faithfully abide with the July 11, 18 and 27, 1989 Orders of
the Secretary of Labor and Employment by immediately
reinstating or readmitting the following faculty members
under the same terms and conditions prevailing prior to
the present dispute or merely reinstate them in the payroll:
a) Ronaldo Asuncion
b) Lily Matias
c) Nilda Redoblado
d) Zenaida Burgos
e) Eduardo Marino, Jr.
f) Milagros Nino
g) Porfirio Guico
b) To fully reinstate, by giving him additional units or
through payroll reinstatement, Prof. Urbano Agalabia who
was assigned only six (6) units;
c) To fully reinstate or reinstate through payroll, Prof.
Fulvio Guerrero, who was assigned only three (3) units;
d) The University is directed to pay the above-mentioned
faculty members full backwages starting from July 13,
1989, the date the faculty members presented themselves
for reinstatement up to the date of actual reinstatement or
payroll reinstatement.
e) The payroll reinstatement of the above-named faculty
members is hereby allowed only up to the end of the First
semester 1989; Next semester, the University is directed
to actually reinstate the faculty members by giving them
their normal teaching loads;
f) The University is directed to cease and desist from
offering the aforementioned faculty members substantially
equivalent academic assignments as this is not
compliance in good faith with the Orders of the Secretary
of Labor and Employment. (Rollo, pp. 30-31)
Acting on an urgent motion for the issuance of a writ of
preliminary injunction and/or restraining order, the Court
resolved to issue a temporary restraining order dated
October 25, 1989 enjoining respondents from enforcing or
executing the assailed NLRC resolution. (Rollo, p. 160)
The petitioner assigns the following errors:
I
THE HONORABLE NATIONAL LABOR RELATIONS
COMMISSION (NLRC) GRAVELY ABUSED ITS
DISCRETION IN A MANNER AMOUNTING TO LACK OR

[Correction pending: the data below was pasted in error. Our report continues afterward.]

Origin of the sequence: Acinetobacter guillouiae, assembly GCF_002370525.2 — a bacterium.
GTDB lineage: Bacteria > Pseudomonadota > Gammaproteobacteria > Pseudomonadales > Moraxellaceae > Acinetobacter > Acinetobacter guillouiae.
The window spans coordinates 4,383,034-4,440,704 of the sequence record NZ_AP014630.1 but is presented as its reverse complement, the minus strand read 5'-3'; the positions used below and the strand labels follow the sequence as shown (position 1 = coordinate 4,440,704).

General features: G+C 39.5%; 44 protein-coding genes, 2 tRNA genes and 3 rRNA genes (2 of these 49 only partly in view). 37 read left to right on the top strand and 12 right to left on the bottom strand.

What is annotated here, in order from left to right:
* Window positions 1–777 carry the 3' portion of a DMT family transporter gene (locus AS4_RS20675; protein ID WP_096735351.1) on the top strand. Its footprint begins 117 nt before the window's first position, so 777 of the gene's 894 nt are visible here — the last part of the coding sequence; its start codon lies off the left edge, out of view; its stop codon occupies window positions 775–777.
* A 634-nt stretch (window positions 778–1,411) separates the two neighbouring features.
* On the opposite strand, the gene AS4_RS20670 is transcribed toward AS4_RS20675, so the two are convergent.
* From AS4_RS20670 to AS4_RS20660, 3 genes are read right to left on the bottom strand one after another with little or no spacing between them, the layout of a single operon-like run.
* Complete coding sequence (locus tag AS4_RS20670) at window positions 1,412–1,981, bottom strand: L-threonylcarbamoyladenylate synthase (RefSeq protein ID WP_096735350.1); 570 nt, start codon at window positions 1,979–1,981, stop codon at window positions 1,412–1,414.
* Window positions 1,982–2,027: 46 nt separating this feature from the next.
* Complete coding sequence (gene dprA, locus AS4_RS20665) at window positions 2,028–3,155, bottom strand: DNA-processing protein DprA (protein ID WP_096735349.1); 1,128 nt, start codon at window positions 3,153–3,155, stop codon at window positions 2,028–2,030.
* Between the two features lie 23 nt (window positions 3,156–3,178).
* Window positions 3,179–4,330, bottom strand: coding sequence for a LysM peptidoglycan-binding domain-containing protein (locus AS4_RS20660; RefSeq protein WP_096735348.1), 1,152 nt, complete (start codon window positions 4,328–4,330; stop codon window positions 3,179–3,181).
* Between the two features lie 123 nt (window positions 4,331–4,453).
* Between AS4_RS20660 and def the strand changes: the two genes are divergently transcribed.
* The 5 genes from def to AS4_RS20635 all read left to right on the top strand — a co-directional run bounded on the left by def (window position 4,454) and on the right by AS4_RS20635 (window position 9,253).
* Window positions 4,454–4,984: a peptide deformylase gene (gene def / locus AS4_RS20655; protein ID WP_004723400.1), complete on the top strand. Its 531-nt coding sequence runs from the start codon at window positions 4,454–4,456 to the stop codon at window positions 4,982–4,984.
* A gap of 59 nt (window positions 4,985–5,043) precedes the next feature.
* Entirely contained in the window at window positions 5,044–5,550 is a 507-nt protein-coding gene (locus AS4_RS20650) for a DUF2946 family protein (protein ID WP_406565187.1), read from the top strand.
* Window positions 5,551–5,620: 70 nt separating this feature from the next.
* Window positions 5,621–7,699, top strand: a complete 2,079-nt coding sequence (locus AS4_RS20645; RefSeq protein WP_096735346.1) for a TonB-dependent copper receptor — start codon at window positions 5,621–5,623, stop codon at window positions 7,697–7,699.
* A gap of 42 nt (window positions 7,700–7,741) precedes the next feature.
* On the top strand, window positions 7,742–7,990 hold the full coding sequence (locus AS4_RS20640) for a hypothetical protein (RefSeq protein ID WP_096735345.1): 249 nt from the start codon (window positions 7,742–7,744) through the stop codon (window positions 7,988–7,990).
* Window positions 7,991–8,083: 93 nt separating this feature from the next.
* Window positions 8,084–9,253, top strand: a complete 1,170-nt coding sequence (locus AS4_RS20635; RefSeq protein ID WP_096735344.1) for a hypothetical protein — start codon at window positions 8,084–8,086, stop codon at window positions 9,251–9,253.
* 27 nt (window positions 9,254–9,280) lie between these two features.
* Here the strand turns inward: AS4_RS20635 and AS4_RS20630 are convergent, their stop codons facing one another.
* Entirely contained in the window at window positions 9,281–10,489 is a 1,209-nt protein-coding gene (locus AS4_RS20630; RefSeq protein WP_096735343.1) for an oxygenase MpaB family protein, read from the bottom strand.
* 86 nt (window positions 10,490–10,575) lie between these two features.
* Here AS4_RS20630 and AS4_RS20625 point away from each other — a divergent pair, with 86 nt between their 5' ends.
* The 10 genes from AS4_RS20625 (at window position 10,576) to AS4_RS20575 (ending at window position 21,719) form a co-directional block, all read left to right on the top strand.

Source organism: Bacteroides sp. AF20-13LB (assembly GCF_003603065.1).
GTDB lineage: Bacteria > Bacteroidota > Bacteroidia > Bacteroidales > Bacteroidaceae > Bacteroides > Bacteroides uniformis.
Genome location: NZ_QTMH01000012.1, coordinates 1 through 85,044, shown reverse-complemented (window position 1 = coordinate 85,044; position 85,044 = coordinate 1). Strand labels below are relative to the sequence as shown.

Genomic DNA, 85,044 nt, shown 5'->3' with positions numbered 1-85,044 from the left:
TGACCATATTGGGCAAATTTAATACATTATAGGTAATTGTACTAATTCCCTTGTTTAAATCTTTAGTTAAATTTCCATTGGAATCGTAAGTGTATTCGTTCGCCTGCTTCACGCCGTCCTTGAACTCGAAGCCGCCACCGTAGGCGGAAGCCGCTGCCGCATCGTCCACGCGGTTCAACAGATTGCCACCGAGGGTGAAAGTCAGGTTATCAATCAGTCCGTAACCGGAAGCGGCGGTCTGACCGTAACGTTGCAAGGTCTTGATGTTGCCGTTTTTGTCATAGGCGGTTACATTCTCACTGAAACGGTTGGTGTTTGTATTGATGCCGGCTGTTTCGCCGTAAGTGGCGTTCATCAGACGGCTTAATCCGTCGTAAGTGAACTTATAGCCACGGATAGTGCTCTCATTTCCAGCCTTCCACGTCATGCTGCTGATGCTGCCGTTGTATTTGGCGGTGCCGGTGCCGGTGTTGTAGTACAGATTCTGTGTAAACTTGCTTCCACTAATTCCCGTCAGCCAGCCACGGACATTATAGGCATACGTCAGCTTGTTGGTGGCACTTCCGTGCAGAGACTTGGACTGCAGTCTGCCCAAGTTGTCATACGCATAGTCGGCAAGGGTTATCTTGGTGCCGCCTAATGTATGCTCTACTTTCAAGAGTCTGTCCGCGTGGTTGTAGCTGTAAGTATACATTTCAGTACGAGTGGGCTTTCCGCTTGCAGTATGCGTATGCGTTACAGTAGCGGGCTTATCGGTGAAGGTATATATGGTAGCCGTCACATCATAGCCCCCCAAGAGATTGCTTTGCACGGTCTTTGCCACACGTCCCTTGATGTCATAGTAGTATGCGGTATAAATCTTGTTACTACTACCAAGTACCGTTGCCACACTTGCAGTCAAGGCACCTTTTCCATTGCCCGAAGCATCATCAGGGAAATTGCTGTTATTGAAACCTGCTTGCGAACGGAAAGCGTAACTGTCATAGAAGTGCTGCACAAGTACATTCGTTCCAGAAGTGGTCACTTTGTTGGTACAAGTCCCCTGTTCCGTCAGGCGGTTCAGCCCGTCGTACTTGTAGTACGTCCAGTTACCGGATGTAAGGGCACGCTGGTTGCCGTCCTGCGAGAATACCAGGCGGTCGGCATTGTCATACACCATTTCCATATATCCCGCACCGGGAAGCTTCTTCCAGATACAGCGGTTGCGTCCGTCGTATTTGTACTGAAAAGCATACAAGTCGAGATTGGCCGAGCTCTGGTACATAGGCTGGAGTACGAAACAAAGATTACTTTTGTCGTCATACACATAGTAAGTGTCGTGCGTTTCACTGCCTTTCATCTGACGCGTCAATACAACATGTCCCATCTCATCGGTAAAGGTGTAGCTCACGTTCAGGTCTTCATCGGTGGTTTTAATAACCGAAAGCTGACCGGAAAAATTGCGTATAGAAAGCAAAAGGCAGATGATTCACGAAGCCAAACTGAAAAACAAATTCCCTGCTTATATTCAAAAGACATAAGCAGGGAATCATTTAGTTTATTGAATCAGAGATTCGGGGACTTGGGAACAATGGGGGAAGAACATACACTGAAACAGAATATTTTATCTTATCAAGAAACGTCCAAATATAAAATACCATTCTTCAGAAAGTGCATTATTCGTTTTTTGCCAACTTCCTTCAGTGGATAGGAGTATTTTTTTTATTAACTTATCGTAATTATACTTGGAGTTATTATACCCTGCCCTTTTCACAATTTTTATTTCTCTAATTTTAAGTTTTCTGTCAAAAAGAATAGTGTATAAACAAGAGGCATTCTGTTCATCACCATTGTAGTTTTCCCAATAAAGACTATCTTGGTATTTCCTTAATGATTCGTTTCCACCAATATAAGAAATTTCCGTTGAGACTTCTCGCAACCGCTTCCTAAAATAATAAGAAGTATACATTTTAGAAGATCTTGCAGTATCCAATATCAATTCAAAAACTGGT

EXCESS OF JURISDICTION WHEN IT ISSUED THE
ASSAILED RESOLUTION WHICH ORDERS THE
ALTERNATIVE REMEDIES OF ACTUAL
REINSTATEMENT OR PAYROLL REINSTATEMENT OF
THE DISMISSED FACULTY MEMBERS.
II
THE HONORABLE NATIONAL LABOR RELATIONS
COMMISSION GRAVELY ABUSED ITS DISCRETION
AMOUNTING TO LACK OR EXCESS OF JURISDICTION
WHEN IT DIRECTED THE UNIVERSITY TO PAY SOME
OF THE DISMISSED FACULTY MEMBERS ASSIGNED
TO HANDLE SUBSTANTIALLY EQUIVALENT
ACADEMIC ASSIGNMENTS, 'FULL BACKWAGES
STARTING FROM JULY 13, 1989, THE DATE THE
FACULTY MEMBERS PRESENTED THEMSELVES FOR
REINSTATEMENT UP TO THE DATE OF ACTUAL
REINSTATEMENT OR PAYROLL REINSTATEMENT.
III
THE HONORABLE NATIONAL LABOR RELATIONS
COMMISSION COMMITTED GRAVE ABUSE OF
DISCRETION AMOUNT ING TO LACK OR EXCESS OF
JURISDICTION WHEN IT CONSIDERED AS 'NOT
COMPLIANCE IN GOOD FAITH WITH THE ORDERS OF
THE SECRETARY OF LABOR AND EMPLOYMENT' THE
UNIVERSITY'S ACT OF GRANTING TO SOME OF THE
DISMISSED FACULTY MEMBERS, SUBSTANTIALLY
EQUIVALENT ACADEMIC ASSIGNMENTS.
IV
THE HONORABLE NLRC GRAVELY ABUSED ITS
DISCRETION WHEN IT ARROGATED UPON ITSELF
THE EXERCISE OF THE RIGHT AND PREROGATIVES
REPOSED BY LAW TO THE PETITIONER UNIVERSITY
IN THE LATTER'S CAPACITY AS EMPLOYER. (Rollo,
pp. 9-10)
We shall deal with the first and third assignment of errors
jointly because they are interrelated.